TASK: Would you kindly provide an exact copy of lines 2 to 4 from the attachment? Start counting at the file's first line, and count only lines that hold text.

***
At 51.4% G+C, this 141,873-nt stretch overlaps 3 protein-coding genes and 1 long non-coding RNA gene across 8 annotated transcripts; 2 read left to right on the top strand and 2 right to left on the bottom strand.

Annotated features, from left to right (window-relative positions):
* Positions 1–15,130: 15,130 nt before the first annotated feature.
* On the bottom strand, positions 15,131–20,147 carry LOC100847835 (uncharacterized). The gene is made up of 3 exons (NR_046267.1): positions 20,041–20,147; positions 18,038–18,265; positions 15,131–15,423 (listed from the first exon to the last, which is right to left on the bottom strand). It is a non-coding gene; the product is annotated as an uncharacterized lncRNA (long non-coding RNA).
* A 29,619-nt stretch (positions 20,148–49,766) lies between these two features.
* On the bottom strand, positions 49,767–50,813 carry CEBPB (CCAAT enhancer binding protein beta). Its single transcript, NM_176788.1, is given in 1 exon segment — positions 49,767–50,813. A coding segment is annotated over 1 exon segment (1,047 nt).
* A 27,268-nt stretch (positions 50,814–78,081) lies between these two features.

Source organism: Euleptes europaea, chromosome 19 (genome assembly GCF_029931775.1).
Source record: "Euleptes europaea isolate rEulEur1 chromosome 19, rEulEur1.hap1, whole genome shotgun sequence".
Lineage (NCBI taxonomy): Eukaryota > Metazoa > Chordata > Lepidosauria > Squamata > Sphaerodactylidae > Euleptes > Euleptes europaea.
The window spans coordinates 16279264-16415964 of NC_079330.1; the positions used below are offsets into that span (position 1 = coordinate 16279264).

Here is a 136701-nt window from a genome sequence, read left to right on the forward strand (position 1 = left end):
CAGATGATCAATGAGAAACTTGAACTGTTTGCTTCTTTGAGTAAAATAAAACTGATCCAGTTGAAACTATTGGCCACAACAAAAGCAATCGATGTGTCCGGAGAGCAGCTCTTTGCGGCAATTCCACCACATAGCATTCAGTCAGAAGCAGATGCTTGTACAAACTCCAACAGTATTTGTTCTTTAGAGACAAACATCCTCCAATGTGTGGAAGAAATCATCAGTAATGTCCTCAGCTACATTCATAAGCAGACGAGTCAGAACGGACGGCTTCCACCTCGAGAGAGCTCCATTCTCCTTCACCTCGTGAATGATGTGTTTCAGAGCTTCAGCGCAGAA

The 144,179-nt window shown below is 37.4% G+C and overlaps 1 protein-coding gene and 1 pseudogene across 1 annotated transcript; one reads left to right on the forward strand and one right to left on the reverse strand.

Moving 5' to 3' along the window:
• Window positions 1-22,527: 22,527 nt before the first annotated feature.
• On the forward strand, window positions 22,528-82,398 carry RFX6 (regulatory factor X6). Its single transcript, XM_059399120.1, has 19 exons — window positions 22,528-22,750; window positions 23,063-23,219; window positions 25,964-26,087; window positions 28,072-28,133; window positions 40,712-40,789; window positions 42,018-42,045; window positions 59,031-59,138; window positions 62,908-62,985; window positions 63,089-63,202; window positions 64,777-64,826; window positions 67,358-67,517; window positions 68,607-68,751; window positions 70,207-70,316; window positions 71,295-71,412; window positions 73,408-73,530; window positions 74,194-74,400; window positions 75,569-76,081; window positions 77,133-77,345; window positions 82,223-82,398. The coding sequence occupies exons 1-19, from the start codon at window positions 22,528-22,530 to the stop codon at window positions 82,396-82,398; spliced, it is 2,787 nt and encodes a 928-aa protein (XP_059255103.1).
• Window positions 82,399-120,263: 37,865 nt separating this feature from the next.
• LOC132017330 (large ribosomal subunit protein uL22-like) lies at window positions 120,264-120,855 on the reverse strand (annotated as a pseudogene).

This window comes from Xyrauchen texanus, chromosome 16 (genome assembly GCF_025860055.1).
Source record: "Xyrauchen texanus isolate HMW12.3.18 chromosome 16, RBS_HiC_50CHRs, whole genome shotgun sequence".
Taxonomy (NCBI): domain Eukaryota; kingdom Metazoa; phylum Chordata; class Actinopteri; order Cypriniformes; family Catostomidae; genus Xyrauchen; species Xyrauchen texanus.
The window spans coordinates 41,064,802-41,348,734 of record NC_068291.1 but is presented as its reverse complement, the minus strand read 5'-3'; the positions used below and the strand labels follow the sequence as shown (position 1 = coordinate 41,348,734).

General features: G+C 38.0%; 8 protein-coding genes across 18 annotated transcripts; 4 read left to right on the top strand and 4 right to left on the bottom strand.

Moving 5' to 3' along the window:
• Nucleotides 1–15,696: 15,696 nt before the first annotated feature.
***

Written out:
Annotated features, from left to right (window-relative positions):
* Positions 1–15,130: 15,130 nt before the first annotated feature.
* On the bottom strand, positions 15,131–20,147 carry LOC100847835 (uncharacterized). The gene is made up of 3 exons (NR_046267.1): positions 20,041–20,147; positions 18,038–18,265; positions 15,131–15,423 (listed from the first exon to the last, which is right to left on the bottom strand). It is a non-coding gene; the product is annotated as an uncharacterized lncRNA (long non-coding RNA).